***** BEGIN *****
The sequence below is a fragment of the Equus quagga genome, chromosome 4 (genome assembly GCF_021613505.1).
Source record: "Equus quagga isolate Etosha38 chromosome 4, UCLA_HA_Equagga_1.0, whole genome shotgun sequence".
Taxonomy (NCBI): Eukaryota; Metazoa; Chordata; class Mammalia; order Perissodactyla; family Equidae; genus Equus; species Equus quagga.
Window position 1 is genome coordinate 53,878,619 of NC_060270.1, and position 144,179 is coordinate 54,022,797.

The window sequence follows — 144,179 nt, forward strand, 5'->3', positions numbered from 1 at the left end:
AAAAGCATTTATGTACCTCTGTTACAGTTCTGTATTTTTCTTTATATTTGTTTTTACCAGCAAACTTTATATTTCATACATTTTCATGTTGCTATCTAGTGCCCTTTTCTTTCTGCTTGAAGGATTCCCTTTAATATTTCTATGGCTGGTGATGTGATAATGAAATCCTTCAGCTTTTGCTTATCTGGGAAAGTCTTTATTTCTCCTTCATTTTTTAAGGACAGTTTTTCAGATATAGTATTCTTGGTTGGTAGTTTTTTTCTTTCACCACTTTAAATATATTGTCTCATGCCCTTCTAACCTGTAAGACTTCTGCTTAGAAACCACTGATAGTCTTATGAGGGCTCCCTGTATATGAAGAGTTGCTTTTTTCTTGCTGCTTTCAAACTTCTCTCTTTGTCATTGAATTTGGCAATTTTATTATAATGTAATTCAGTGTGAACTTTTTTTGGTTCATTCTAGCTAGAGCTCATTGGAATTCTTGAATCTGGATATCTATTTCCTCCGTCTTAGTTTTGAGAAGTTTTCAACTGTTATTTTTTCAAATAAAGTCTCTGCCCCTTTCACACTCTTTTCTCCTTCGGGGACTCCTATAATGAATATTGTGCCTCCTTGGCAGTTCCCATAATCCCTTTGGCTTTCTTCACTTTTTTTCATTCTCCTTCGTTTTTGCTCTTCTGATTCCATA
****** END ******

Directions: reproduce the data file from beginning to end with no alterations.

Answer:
The sequence below is a fragment of the Equus quagga genome, chromosome 4 (genome assembly GCF_021613505.1).
Source record: "Equus quagga isolate Etosha38 chromosome 4, UCLA_HA_Equagga_1.0, whole genome shotgun sequence".
Taxonomy (NCBI): Eukaryota; Metazoa; Chordata; class Mammalia; order Perissodactyla; family Equidae; genus Equus; species Equus quagga.
Window position 1 is genome coordinate 53,878,619 of NC_060270.1, and position 144,179 is coordinate 54,022,797.

The window sequence follows — 144,179 nt, forward strand, 5'->3', positions numbered from 1 at the left end:
AAAAGCATTTATGTACCTCTGTTACAGTTCTGTATTTTTCTTTATATTTGTTTTTACCAGCAAACTTTATATTTCATACATTTTCATGTTGCTATCTAGTGCCCTTTTCTTTCTGCTTGAAGGATTCCCTTTAATATTTCTATGGCTGGTGATGTGATAATGAAATCCTTCAGCTTTTGCTTATCTGGGAAAGTCTTTATTTCTCCTTCATTTTTTAAGGACAGTTTTTCAGATATAGTATTCTTGGTTGGTAGTTTTTTTCTTTCACCACTTTAAATATATTGTCTCATGCCCTTCTAACCTGTAAGACTTCTGCTTAGAAACCACTGATAGTCTTATGAGGGCTCCCTGTATATGAAGAGTTGCTTTTTTCTTGCTGCTTTCAAACTTCTCTCTTTGTCATTGAATTTGGCAATTTTATTATAATGTAATTCAGTGTGAACTTTTTTTGGTTCATTCTAGCTAGAGCTCATTGGAATTCTTGAATCTGGATATCTATTTCCTCCGTCTTAGTTTTGAGAAGTTTTCAACTGTTATTTTTTCAAATAAAGTCTCTGCCCCTTTCACACTCTTTTCTCCTTCGGGGACTCCTATAATGAATATTGTGCCTCCTTGGCAGTTCCCATAATCCCTTTGGCTTTCTTCACTTTTTTTCATTCTCCTTCGTTTTTGCTCTTCTGATTCCATA